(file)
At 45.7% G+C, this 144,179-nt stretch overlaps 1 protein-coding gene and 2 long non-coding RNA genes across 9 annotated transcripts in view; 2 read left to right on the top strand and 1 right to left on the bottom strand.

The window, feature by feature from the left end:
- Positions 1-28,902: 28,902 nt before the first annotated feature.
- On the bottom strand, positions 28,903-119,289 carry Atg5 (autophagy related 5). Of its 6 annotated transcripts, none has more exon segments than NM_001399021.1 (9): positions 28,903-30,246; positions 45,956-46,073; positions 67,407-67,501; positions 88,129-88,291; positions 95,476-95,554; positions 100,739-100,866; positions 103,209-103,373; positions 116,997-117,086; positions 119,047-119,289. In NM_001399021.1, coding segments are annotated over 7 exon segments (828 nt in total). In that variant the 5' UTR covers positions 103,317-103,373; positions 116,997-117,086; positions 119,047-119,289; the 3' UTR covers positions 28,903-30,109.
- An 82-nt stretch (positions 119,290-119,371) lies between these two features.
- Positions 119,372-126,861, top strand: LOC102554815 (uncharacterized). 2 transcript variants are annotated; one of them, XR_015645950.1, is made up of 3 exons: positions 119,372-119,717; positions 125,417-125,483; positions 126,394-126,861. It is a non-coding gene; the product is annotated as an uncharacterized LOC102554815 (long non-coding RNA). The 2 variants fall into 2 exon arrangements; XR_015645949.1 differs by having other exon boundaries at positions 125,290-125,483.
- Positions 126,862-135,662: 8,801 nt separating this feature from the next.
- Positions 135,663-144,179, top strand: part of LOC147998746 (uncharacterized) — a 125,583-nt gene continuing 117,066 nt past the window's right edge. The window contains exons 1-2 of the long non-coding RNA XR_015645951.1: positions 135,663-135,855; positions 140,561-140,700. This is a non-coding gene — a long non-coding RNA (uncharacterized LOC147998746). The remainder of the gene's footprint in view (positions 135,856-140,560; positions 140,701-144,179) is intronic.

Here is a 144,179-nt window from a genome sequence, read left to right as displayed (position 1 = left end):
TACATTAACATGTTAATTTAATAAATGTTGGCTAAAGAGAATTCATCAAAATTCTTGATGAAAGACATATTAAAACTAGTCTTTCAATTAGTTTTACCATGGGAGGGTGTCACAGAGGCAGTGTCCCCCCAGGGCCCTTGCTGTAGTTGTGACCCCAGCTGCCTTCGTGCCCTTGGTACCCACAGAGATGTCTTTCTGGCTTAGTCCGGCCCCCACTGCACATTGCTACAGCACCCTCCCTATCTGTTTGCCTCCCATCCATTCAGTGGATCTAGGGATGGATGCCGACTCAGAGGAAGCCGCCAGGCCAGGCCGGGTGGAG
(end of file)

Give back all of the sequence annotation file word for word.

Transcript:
At 45.7% G+C, this 144,179-nt stretch overlaps 1 protein-coding gene and 2 long non-coding RNA genes across 9 annotated transcripts in view; 2 read left to right on the top strand and 1 right to left on the bottom strand.

The window, feature by feature from the left end:
- Positions 1-28,902: 28,902 nt before the first annotated feature.
- On the bottom strand, positions 28,903-119,289 carry Atg5 (autophagy related 5). Of its 6 annotated transcripts, none has more exon segments than NM_001399021.1 (9): positions 28,903-30,246; positions 45,956-46,073; positions 67,407-67,501; positions 88,129-88,291; positions 95,476-95,554; positions 100,739-100,866; positions 103,209-103,373; positions 116,997-117,086; positions 119,047-119,289. In NM_001399021.1, coding segments are annotated over 7 exon segments (828 nt in total). In that variant the 5' UTR covers positions 103,317-103,373; positions 116,997-117,086; positions 119,047-119,289; the 3' UTR covers positions 28,903-30,109.
- An 82-nt stretch (positions 119,290-119,371) lies between these two features.
- Positions 119,372-126,861, top strand: LOC102554815 (uncharacterized). 2 transcript variants are annotated; one of them, XR_015645950.1, is made up of 3 exons: positions 119,372-119,717; positions 125,417-125,483; positions 126,394-126,861. It is a non-coding gene; the product is annotated as an uncharacterized LOC102554815 (long non-coding RNA). The 2 variants fall into 2 exon arrangements; XR_015645949.1 differs by having other exon boundaries at positions 125,290-125,483.
- Positions 126,862-135,662: 8,801 nt separating this feature from the next.
- Positions 135,663-144,179, top strand: part of LOC147998746 (uncharacterized) — a 125,583-nt gene continuing 117,066 nt past the window's right edge. The window contains exons 1-2 of the long non-coding RNA XR_015645951.1: positions 135,663-135,855; positions 140,561-140,700. This is a non-coding gene — a long non-coding RNA (uncharacterized LOC147998746). The remainder of the gene's footprint in view (positions 135,856-140,560; positions 140,701-144,179) is intronic.

Here is a 144,179-nt window from a genome sequence, read left to right as displayed (position 1 = left end):
TACATTAACATGTTAATTTAATAAATGTTGGCTAAAGAGAATTCATCAAAATTCTTGATGAAAGACATATTAAAACTAGTCTTTCAATTAGTTTTACCATGGGAGGGTGTCACAGAGGCAGTGTCCCCCCAGGGCCCTTGCTGTAGTTGTGACCCCAGCTGCCTTCGTGCCCTTGGTACCCACAGAGATGTCTTTCTGGCTTAGTCCGGCCCCCACTGCACATTGCTACAGCACCCTCCCTATCTGTTTGCCTCCCATCCATTCAGTGGATCTAGGGATGGATGCCGACTCAGAGGAAGCCGCCAGGCCAGGCCGGGTGGAG